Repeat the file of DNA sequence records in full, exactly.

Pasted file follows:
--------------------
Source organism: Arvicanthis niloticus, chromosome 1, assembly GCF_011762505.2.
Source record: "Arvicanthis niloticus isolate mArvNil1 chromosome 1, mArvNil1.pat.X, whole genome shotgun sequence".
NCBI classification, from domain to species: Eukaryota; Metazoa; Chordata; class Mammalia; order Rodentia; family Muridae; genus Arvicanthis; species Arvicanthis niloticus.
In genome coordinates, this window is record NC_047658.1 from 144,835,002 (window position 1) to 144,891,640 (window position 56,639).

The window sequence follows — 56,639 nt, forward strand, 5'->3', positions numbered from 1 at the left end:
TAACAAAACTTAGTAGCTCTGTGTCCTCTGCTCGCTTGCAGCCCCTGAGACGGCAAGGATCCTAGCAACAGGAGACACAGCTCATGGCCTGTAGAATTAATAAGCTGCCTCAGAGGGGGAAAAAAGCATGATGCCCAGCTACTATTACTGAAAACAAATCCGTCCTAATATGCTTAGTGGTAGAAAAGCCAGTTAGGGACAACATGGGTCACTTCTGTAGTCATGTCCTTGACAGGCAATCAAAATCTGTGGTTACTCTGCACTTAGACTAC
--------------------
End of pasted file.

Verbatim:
Source organism: Arvicanthis niloticus, chromosome 1, assembly GCF_011762505.2.
Source record: "Arvicanthis niloticus isolate mArvNil1 chromosome 1, mArvNil1.pat.X, whole genome shotgun sequence".
NCBI classification, from domain to species: Eukaryota; Metazoa; Chordata; class Mammalia; order Rodentia; family Muridae; genus Arvicanthis; species Arvicanthis niloticus.
In genome coordinates, this window is record NC_047658.1 from 144,835,002 (window position 1) to 144,891,640 (window position 56,639).

The window sequence follows — 56,639 nt, forward strand, 5'->3', positions numbered from 1 at the left end:
TAACAAAACTTAGTAGCTCTGTGTCCTCTGCTCGCTTGCAGCCCCTGAGACGGCAAGGATCCTAGCAACAGGAGACACAGCTCATGGCCTGTAGAATTAATAAGCTGCCTCAGAGGGGGAAAAAAGCATGATGCCCAGCTACTATTACTGAAAACAAATCCGTCCTAATATGCTTAGTGGTAGAAAAGCCAGTTAGGGACAACATGGGTCACTTCTGTAGTCATGTCCTTGACAGGCAATCAAAATCTGTGGTTACTCTGCACTTAGACTAC